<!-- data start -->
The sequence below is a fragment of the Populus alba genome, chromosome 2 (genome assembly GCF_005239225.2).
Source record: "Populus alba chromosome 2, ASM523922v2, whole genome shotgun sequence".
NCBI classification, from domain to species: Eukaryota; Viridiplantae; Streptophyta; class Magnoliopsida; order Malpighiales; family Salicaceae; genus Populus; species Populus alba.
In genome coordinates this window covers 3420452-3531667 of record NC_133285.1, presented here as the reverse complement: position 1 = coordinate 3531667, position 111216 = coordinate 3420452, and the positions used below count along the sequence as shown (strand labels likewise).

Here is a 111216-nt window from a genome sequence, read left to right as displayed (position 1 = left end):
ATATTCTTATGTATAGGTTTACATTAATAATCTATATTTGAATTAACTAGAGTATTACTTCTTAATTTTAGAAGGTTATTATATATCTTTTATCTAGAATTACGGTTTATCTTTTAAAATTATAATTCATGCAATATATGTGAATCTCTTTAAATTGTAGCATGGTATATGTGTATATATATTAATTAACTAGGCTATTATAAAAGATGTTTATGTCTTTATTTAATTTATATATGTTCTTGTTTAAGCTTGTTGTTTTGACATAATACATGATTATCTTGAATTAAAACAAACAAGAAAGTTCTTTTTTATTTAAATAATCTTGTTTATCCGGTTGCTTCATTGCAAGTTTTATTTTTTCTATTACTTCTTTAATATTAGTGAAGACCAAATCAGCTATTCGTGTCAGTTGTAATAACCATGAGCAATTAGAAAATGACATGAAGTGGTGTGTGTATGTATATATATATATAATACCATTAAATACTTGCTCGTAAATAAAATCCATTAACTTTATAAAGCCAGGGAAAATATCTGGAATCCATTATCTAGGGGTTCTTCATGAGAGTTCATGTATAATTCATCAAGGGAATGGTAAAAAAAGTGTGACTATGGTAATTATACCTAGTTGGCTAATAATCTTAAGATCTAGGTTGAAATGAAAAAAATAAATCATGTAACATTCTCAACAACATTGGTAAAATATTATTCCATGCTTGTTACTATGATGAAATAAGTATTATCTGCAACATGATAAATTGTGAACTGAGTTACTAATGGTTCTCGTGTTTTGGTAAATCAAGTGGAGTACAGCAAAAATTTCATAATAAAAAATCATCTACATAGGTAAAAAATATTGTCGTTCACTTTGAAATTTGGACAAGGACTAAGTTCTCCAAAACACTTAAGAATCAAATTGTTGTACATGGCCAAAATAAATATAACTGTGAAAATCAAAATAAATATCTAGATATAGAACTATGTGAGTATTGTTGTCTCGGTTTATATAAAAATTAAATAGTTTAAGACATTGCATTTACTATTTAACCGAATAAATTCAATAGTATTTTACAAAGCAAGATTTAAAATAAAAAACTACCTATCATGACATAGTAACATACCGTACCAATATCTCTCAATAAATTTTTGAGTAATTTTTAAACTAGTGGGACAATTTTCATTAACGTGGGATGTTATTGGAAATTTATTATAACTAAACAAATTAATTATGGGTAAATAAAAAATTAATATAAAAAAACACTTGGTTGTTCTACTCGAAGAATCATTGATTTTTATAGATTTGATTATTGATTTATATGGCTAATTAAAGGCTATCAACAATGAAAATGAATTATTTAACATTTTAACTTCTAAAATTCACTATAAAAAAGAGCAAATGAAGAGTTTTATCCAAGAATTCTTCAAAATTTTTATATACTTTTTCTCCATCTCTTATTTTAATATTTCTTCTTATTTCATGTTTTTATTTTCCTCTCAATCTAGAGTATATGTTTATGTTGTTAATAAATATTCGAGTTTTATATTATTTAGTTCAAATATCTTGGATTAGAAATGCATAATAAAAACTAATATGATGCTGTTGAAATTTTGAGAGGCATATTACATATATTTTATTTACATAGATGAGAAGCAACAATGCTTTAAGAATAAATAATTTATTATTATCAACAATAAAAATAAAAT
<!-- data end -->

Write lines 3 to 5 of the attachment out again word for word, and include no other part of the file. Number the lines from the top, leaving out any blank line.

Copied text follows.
NCBI classification, from domain to species: Eukaryota; Viridiplantae; Streptophyta; class Magnoliopsida; order Malpighiales; family Salicaceae; genus Populus; species Populus alba.
In genome coordinates this window covers 3420452-3531667 of record NC_133285.1, presented here as the reverse complement: position 1 = coordinate 3531667, position 111216 = coordinate 3420452, and the positions used below count along the sequence as shown (strand labels likewise).

Here is a 111216-nt window from a genome sequence, read left to right as displayed (position 1 = left end):